Kat and I still connect over e-mail every now and then. She still doesn’t have a baby. We e-mailed back and forth a few times after my miscarriage. She asked what was wrong and, for the first time, I decided not to tell her. I just didn’t know if she could offer me the support I needed and, quite frankly, I was afraid to get a response such as “At least you can get pregnant” or “Just be happy you have Cupcake.” So I just told her I was grieving a very personal loss and didn’t really feel like talking about it. It took her weeks to respond with an “I’m sorry” and that’s when I decided our friendship was pretty much over. I can’t tell her things anymore and I can’t trust her to be there when I need her. And without that, what sort of friendship could it be but dead?

But here’s the thing: even that revelation has not been enough to force me to move on. Not completely, anyways. Because just a couple weeks ago, I e-mailed her again. While I don’t communicate with Kat much anymore and I don’t know where she’s at in her own family-building journey, I felt like it was my responsibility to inform her of my current pregnancy before announcing it on Facebook. I hate being ambushed by pregnancy announcements, and I wanted to be kind and try to protect her from such a surprise. This is just an excerpt of what I wrote in my e-mail to her, after telling her my news:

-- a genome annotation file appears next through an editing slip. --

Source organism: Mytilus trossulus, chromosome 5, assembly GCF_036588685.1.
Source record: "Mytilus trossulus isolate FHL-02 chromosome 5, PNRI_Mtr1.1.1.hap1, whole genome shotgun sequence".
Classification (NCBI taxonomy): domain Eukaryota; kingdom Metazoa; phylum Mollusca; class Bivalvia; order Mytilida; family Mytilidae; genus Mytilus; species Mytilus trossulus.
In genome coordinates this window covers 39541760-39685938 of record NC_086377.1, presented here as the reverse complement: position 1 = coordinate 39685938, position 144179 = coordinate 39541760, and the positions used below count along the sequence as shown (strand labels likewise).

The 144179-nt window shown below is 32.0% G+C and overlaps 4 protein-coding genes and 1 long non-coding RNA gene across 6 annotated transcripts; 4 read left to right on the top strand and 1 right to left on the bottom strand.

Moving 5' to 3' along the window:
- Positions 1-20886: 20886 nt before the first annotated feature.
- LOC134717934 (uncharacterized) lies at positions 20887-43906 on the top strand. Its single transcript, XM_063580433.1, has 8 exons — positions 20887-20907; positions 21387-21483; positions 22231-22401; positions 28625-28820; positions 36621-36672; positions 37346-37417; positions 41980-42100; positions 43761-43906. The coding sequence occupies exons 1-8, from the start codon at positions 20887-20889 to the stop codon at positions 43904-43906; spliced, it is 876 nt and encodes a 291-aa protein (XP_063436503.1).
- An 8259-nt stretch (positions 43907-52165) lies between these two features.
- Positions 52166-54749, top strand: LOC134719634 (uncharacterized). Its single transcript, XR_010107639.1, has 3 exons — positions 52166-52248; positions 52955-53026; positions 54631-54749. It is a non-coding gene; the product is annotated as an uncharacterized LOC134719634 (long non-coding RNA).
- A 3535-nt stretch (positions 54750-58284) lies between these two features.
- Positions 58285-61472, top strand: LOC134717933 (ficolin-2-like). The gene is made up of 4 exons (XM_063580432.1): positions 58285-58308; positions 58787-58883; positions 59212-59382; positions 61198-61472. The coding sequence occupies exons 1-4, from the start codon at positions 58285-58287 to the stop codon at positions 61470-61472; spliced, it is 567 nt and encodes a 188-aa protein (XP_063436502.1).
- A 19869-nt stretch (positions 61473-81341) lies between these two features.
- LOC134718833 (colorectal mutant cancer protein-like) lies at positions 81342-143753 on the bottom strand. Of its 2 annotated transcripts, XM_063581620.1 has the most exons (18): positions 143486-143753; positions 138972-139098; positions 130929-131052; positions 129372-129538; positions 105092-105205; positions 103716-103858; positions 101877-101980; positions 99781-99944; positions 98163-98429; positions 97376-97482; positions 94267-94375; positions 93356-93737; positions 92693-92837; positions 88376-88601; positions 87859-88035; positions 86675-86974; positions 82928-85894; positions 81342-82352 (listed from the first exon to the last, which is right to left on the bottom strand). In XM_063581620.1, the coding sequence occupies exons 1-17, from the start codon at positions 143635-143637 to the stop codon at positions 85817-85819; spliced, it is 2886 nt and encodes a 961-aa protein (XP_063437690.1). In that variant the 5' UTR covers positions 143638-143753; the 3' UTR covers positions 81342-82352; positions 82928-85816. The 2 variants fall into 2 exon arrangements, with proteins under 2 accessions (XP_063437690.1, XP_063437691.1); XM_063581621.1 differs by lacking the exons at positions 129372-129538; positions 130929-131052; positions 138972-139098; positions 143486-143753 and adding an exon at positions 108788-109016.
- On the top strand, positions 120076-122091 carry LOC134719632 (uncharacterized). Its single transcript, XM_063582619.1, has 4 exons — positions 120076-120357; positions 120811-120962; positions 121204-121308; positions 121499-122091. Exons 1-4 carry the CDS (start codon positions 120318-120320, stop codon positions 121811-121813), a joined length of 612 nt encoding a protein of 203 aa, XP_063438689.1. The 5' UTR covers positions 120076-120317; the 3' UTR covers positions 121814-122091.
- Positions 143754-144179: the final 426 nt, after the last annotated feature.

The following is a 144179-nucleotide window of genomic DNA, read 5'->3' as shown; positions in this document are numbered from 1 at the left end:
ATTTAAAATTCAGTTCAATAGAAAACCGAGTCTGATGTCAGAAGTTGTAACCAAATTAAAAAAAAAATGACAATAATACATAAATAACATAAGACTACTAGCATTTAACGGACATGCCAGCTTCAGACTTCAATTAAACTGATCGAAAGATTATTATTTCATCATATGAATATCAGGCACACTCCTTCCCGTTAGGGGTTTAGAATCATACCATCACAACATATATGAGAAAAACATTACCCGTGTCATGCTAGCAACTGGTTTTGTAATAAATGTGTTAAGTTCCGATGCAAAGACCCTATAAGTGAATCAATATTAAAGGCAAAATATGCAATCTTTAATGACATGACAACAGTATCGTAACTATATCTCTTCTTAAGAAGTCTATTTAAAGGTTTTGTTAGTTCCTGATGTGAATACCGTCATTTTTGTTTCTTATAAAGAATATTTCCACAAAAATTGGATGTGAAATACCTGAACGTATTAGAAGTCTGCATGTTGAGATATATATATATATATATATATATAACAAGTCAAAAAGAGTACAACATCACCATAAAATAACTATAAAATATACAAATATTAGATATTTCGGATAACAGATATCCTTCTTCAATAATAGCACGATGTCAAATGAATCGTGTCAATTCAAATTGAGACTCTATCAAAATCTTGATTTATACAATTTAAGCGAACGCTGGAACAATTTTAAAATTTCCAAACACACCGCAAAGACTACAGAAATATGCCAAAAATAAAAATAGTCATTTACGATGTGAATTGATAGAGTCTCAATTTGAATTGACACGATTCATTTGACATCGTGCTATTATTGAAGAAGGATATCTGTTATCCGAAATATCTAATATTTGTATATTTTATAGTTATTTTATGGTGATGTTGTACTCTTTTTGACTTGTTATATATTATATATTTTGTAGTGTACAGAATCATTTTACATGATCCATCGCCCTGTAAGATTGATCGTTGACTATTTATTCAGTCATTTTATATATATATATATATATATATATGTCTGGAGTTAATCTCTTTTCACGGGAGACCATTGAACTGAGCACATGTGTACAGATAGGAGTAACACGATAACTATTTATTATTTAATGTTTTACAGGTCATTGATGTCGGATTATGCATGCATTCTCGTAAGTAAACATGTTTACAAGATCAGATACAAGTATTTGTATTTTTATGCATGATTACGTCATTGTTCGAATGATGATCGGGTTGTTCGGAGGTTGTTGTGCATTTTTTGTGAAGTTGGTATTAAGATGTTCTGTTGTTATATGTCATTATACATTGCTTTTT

I don’t know anymore where you are at in your journey to have a baby, and I suspect you’re in a much better place than I ever was while going through this, but I wanted to tell you this privately before going public on Facebook next week because I have always hated being blindsided by pregnancy announcements. I wanted to show you the same sort of respect and sensitivity that I appreciate. I do totally understand if you’re not the in mood to be congratulatory and I will be happy to block you from any FB pregnancy posts if you prefer — no hard feelings, I promise. I hate that anyone else has to go through this, but I have more than one friend who is struggling through infertility in some way and has kindly asked that I don’t include them in this sort of thing. You can just let me know if that’s what you want.